Elmdale Public School renovations will be taking longer than expected and students won't get to return to the school until after Sept. 2020, according to the school board.
More than 500 students from the school have been getting bused more than six kilometres to Century Public School during renovations that were supposed to be completed by next school year.
However, the Ottawa-Carleton District School Board said the Ontario Ministry of Education did not provide an "Approval to Proceed" until last week, delaying the start of work until this month.
"We had expected it would take 14 months beginning in July of 2019, it's clear now that the school and the work will not be finished by September 2020," said Mike Carson, chief financial officer and superintendent of facilities for the OCDSB.
"We will be working with the contractor over the next couple of weeks to try to firm up a different schedule."
School board trustee Erica Braunovan said officials had been contacting the province regularly this summer.
In an emailed statement, a ministry spokesperson said it needed more time to approve the extra money needed for the project because the school board was over budget.
"The ministry remains committed to ensuring that capital projects meet the needs of the community and deliver good value for the Ontario taxpayers," it said.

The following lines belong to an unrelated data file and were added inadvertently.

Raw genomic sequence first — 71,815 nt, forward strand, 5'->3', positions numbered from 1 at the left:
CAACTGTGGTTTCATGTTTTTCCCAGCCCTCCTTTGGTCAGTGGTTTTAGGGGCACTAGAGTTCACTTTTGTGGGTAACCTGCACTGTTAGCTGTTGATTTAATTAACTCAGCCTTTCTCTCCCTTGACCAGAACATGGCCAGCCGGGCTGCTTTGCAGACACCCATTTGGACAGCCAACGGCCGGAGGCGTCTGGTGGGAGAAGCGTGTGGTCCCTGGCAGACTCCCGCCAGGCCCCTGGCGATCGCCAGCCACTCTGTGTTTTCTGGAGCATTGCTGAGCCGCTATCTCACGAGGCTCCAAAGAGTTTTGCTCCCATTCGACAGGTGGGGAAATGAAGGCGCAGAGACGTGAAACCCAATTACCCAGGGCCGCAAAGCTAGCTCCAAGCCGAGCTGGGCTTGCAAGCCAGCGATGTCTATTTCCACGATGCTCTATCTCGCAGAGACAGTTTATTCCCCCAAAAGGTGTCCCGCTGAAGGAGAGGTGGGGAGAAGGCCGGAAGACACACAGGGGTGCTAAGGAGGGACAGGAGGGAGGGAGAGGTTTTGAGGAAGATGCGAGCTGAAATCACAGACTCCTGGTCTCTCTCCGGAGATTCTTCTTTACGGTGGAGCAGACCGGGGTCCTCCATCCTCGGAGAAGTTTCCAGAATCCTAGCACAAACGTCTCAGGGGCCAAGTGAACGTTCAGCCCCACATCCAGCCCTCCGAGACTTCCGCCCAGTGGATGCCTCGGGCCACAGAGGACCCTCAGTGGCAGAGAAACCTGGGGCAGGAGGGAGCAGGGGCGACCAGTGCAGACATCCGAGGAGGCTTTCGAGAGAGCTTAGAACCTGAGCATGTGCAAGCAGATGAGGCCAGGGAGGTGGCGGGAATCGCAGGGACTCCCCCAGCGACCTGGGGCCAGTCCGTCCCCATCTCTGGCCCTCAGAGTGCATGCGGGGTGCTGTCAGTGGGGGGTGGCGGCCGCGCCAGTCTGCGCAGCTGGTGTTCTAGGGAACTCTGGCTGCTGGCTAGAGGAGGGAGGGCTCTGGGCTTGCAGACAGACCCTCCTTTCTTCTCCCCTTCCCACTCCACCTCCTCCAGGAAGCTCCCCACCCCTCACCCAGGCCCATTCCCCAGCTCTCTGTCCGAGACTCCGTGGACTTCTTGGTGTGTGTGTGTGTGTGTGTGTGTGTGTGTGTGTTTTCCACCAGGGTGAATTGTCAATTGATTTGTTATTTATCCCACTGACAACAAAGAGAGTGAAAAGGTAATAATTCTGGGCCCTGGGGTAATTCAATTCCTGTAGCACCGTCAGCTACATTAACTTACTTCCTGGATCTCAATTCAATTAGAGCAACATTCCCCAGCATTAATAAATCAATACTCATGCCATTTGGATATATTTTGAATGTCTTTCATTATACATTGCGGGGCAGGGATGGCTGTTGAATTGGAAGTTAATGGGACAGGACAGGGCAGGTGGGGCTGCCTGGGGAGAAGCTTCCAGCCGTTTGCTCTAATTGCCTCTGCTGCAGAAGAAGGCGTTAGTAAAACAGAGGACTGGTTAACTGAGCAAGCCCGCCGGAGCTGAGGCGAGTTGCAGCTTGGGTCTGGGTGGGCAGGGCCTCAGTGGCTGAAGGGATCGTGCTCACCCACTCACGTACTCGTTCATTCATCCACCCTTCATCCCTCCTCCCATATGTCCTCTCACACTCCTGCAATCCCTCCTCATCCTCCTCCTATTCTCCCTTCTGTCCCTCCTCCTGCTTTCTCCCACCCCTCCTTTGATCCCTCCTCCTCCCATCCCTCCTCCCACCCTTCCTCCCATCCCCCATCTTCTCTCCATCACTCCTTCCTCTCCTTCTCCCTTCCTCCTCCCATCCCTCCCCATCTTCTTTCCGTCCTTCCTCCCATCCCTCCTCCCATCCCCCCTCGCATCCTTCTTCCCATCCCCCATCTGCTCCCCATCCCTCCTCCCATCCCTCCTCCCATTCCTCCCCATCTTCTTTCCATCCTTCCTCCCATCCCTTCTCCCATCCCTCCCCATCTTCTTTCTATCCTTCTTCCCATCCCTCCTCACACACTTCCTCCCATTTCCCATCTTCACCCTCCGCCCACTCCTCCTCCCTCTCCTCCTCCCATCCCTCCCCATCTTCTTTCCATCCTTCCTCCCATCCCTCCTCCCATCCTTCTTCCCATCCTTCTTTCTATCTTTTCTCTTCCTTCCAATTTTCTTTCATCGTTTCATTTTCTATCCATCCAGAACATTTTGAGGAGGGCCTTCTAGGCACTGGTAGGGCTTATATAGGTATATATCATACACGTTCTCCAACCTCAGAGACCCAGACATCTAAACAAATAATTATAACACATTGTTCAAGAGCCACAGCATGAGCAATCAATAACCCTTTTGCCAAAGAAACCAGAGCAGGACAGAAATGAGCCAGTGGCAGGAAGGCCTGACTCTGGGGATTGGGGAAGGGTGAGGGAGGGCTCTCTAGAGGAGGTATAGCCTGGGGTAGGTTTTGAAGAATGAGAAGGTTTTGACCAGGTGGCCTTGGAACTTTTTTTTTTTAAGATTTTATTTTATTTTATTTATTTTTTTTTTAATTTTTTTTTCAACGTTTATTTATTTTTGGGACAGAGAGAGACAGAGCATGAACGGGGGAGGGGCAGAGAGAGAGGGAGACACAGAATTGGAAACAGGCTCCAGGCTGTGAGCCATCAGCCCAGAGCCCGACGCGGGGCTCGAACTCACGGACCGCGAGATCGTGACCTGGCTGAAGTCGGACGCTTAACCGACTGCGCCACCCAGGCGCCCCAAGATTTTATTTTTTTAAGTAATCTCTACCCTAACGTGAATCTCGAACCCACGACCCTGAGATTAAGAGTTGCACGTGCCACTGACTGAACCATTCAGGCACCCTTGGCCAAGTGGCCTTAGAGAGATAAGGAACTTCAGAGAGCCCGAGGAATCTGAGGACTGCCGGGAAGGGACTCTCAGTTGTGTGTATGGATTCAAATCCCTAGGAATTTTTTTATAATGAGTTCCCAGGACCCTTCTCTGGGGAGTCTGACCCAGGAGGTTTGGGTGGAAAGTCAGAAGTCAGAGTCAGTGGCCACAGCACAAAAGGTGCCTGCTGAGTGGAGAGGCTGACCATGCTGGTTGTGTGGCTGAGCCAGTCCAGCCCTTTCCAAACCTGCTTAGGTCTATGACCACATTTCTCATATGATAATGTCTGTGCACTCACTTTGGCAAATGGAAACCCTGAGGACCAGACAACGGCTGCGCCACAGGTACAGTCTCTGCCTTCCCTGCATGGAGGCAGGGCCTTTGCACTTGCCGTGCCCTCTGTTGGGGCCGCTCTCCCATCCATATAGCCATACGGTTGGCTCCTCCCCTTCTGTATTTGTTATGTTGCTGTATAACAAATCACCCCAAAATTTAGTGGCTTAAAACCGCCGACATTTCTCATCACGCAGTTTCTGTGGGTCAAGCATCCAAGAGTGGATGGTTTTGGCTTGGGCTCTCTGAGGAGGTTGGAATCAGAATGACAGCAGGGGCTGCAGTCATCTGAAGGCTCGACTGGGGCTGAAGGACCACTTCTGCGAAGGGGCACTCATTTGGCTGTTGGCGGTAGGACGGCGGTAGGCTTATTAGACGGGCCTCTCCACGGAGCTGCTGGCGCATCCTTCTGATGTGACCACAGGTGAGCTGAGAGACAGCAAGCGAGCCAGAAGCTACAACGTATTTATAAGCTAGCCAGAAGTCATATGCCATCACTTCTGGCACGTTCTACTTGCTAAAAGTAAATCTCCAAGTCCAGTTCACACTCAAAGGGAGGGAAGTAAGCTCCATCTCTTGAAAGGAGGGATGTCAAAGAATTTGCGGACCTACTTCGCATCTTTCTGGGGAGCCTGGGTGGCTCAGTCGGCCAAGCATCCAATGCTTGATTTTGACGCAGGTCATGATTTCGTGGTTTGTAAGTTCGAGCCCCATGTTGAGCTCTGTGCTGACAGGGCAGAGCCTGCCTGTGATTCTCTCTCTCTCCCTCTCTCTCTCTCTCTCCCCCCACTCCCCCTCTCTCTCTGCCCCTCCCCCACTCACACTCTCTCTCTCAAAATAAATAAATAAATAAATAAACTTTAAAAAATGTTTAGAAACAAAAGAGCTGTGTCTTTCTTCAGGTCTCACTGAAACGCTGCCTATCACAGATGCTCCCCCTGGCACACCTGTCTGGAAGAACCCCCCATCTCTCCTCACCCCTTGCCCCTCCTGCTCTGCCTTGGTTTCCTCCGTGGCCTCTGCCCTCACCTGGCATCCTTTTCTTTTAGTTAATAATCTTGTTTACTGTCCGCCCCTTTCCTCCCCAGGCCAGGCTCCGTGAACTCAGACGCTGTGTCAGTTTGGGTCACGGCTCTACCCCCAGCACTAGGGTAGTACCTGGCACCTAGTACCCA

Frustration over delay
Several parents expressed frustration at the delay and the lack of information from the school board at a meeting hosted by the school council on Wednesday evening.
"It just feels like the first time the school board has done something like this," said parent Christopher Watchorn.
"All conversation in here tonight was about communication, transparency, of which there has been zero all summer."
Watchorn has two children in Grade 5 and Grade 2. They both have to take the bus for 30 minutes each way, instead of walking to school.
He said he's worried the long delays will disrupt the supportive, tight-knit culture of Elmdale.
Jordan Clark, co-chair of the parent council, said parents are frustrated with the delay but hopeful for the completion of the project.
"While it is disruptive, it is something that I think parents were willing to do for the one year. The question remains what will happen with the delay if it goes into another half of a year or into a second full year," he said.
The renovation project will cost $13.57 million to build an addition to the school, add an elevator, remove asbestos and retrofit the heating and cooling system for the school.